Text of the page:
Resistivity Reduction of Boron-doped Multi-Walled

Resistivity reduction of boron-doped multi-walled carbon nanotubes
synthesized from a methanol solution containing a boric acid
Satoshi Ishii, Tohru Watanabe, Shinya Ueda, Shunsuke Tsuda, Takahide Yamaguchi and
Yoshihiko Takano
National Institute for Materials Science, 1-2-1 Sengen, Tsukuba 305-0047, Japan
Boron-doped multi-walled carbon nanotubes (MWNTs) were synthesized using a
methanol solution of boric acid as a source material.
Accurate measurements of the
electrical resistivity of an individual boron-doped MWNT was performed with a four-point
contact, which was fabricated using an electron beam lithography technique. The doped
boron provides conduction carriers, which reduces the resistivity of the MWNT.
Carbon nanotubes (CNTs) with low
resistivity are especially suited for a variety of
applications, such as nano wiring inside large-scale
integration (LSI) system and an electrically-conductive
The electrical resistivity of the CNTs
exhibits metallic or semiconducting properties
depending on the chirality of the nanotube [1,2];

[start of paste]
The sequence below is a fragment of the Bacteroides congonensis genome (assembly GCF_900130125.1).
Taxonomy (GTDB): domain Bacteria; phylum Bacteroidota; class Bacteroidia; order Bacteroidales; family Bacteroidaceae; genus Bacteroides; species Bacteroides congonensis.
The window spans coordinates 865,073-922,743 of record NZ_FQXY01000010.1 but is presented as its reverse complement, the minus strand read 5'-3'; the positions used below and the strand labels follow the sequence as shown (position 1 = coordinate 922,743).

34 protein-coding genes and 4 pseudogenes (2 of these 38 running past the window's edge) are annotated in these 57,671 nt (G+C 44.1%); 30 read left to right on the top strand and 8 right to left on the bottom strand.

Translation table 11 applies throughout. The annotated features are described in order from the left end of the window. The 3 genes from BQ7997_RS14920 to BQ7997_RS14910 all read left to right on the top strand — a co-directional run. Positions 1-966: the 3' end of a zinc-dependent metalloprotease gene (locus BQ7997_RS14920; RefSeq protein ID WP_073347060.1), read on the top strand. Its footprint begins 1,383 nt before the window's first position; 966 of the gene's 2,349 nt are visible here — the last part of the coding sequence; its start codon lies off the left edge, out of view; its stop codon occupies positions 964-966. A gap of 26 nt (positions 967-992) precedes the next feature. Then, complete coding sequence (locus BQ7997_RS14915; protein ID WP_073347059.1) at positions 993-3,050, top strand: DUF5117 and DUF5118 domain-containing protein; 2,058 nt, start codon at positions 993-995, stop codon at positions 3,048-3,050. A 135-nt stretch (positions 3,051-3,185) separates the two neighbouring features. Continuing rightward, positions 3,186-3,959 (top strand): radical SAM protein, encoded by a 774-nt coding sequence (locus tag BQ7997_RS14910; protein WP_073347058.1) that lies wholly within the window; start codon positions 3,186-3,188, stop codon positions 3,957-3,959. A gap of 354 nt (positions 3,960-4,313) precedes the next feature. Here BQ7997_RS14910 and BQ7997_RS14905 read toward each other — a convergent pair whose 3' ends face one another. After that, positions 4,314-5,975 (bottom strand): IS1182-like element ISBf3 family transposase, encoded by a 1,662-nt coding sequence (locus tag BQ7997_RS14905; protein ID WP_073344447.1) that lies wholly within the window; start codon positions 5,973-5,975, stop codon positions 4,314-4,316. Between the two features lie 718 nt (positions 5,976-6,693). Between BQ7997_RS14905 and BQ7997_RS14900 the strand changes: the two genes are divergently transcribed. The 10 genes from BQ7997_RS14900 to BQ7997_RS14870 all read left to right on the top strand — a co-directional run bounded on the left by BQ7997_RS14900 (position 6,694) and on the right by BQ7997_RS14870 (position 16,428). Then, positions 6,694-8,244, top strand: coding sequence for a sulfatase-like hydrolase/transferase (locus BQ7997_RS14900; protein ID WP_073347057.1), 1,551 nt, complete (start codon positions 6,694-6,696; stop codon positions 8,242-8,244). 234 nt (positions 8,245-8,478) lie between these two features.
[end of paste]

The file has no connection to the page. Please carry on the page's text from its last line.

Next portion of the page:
therefore controlling the chirarity of single-walled
carbon nanotubes (SWNTs) has been attempted by
chemical vapor deposition (CVD) using CoMo catalyst
to obtain the defined electrical properties [3].
In this study, we introduced conduction carriers
into multi-walled carbon nanotubes (MWNTs), which
were composed of multiple graphene sheets with
different chirality, by boron doping in order to reduce
the resistivity.
In fact, chemically introduced
conduction carriers in carbon allotropes, such as
fullerene [4], graphite [5], and diamond [6,7], are
found to suppress resistivity, resulting in
superconductivity. In particular, heavily boron doped
diamond is found to exhibit superconductivity, even
though it is a band insulator with a wide bandgap [8].
It was thus speculated that boron is an appropriate
element that can be used to introduce conduction
carriers effectively into MWNTs.
In addition,
MWNTs are likely to exhibit superconductivity [9],
although a one-dimensional material should not exhibit
superconductivity from the quantum transport point of
view [10,11]. MWNTs have multiple-dimensionality
due to the interlayer interaction [12].
If a
superconducting MWNT could be wired inside an LSI
using a selective growth technique, a high density and
low-power-consumption LSI could be produced.
In order to synthesize the boron-doped
MWNTs, we have developed a synthesis method which
uses a methanol solution of boric acid as a source
material. Furthermore, a typical thermal CVD system,
which was simply composed of an electric furnace